A new world arrives in Sanremo : The Railway Road!
(Edited by Roberto Monfroni)
The historical background
In the first half of the nineteenth century Sanremo did not undergo profound changes in its urban structure. With the successful administration of Mayor Siro Andrea Carli, the city increased its political prestige and acquired a new administrative identity, becoming the capital of the province in 1821.
It was not until around 1840 that the first major public works concerning the road system began: the opening of the "Strada Nuova", which was later called Via Vittorio Emanuele, and today Via Matteotti (1843).
In this period, the idea of tourism, especially thermal tourism, began to spread thanks to the writings of Giovanni Domenico Ruffini and to the creation of a tourist colony in Sanremo by Countess Adele Bianchi of the Roverizio di Roccasterone Counts, who in 1855 had the first villa built on the Berigo hill, west of the city, to rent it for tourist purposes during the winter season.
Roverizio had already published an article in the Parisian newspaper «La Presse», in 1854, in which, posing as a foreign tourist and under a pseudonym, she extolled the environmental beauties of Sanremo and its miraculous climate, while she also commissioned a series of writings celebrating the therapeutic properties of her town from the doctors Giovanni Battista Panizzi, Francesco Onetti and Giovanni Calvi, the priest-advocate Don Antonio Massabò and Ruffini himself.
All this naturally increased the need for modernisation in the city, which tried to adapt to its new role as a health resort by launching public and private initiatives aimed at making the stay of those passing through the Riviera a pleasant one.
In the meantime new important events were taking place, such as the creation in 1860 of the National State, and in 1861, following the cession of the District of Nice to France, sanctioned by the Treaty of Turin of March 24, 1860, Sanremo became part of the new Province of Porto Maurizio, established by royal decree on July 14, 1860.
In 1859 Giuseppe Corradi took office as mayor of Sanremo, who would lead the Municipal Administration at various times until 1874, with a brief interlude as mayor from 1863 to 1865 by Cavalier Luigi Bongiovanni.
One of the various initiatives taken by the Corradi administration was to set up a new petrol-powered city lighting service, inaugurated in 1865, which was later replaced by a gas-powered lighting service, officially launched on 1 October 1870.
During the 1860s, the Corradi administration had to deal with two problems that were to have considerable importance in the city's future urban planning: the location of the station and the route of the railway line.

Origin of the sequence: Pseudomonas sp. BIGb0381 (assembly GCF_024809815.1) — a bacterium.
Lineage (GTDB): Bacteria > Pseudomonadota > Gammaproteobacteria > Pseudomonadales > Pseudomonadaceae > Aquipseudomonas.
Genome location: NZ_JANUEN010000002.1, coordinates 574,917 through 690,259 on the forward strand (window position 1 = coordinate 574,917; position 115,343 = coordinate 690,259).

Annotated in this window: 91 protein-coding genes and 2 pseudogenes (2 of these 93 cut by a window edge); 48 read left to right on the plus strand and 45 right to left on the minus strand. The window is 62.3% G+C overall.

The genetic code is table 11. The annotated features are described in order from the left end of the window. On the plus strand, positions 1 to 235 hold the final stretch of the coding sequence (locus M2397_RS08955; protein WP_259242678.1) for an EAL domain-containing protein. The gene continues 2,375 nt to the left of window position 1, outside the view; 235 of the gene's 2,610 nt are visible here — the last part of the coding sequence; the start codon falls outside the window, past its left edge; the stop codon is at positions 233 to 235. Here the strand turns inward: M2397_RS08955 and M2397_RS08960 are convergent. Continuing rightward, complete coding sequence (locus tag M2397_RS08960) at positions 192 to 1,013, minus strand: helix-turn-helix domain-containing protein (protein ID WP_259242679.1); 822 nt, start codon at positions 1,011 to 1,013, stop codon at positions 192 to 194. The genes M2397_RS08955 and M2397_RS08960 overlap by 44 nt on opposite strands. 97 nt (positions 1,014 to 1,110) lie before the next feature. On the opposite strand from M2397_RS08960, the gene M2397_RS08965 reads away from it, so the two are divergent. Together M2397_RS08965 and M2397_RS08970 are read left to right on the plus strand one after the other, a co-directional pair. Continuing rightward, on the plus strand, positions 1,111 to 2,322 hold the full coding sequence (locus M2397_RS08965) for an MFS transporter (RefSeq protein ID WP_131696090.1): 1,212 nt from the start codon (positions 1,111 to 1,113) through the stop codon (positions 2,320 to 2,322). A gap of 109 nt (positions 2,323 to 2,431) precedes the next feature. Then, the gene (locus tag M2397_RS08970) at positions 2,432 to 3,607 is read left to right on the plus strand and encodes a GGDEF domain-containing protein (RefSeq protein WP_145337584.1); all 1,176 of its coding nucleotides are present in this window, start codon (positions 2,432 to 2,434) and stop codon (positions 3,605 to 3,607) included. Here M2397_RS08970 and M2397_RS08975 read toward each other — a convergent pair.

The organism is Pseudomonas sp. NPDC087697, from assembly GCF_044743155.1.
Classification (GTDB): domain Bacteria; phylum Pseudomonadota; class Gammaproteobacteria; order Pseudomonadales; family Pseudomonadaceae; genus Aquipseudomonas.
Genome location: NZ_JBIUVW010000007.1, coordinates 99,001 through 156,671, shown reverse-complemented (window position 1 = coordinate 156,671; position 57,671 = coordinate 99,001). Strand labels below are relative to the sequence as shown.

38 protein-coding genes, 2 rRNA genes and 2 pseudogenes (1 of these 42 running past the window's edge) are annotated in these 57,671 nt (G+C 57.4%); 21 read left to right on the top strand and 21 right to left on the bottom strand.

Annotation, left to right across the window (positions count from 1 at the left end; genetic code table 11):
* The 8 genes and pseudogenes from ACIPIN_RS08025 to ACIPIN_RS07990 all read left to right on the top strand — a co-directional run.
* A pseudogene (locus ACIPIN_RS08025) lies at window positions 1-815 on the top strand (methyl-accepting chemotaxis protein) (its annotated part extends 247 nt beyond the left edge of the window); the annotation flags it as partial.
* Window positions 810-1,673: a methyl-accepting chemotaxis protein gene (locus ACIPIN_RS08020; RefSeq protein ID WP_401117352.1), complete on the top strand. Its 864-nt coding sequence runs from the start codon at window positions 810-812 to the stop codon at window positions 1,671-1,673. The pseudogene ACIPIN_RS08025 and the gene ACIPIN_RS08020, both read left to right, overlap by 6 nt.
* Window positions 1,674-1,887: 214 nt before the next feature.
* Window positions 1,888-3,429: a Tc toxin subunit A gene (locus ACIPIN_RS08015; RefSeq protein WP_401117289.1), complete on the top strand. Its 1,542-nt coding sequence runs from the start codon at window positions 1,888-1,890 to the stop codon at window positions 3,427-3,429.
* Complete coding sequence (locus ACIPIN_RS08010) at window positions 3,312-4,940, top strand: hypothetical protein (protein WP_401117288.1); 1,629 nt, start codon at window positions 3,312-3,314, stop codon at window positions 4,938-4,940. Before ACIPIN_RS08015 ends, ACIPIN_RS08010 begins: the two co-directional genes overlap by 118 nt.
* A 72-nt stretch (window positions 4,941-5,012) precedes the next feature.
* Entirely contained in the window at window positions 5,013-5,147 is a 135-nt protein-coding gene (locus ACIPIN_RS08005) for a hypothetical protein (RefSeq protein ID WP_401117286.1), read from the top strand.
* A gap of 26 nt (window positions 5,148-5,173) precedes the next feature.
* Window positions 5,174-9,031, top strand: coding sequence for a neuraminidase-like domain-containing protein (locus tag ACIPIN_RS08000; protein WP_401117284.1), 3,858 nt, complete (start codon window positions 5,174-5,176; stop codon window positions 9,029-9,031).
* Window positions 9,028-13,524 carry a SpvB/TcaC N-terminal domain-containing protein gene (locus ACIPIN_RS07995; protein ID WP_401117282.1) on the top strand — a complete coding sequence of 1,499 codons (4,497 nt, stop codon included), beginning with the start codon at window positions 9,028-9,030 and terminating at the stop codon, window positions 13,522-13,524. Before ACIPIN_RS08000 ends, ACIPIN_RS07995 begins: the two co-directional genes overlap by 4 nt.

Around 1860 the project for the coastal railway of the Riviera di Ponente had been drawn up, which was supposed to connect the border with France to Voltri, where the tracks of the Rome-Ventimiglia line stopped.
In the original project, and as far as Sanremo was concerned, the Ligurian coast Railway Company, which had the contract for the works, had foreseen, in order to reduce the costs as much as possible, the crossing of the town along the corso della Marina and the location of the station in the area of San Rocco (the old church which was more or less in the middle of corso Imperatrice).
Initially there was no opposition to this and when in 1861 the town council asked for the planned station to be moved to the area of the old cemetery, it was only because of the proximity of this area to the port.
Agricultural and commercial activities were at that time considered the only sources of wealth in the Sanremo area and the municipal council had already asked for government subsidies for the completion and modernisation of the port. The port was considered to be the future of the town, especially now that the railway was about to connect Sanremo to the rich and extensive French-Piedmontese hinterland.
In 1862, however, the conviction began to assert itself that the development of Sanremo would not depend on the unprofitable agricultural and commercial activities, which were not even sufficient to meet internal needs, but on the much more profitable income from tourism, which had already made the nearby cities of Nice, Cannes and Menton prosperous.
The same administration, which had supported the original project, took a decision 180 degrees away from the first one and decided to prevent the railway line from running along the sea at all costs, even though this would probably have prevented the railway from being connected to the port area, deciding to leave the port to its own devices in favour of tourism.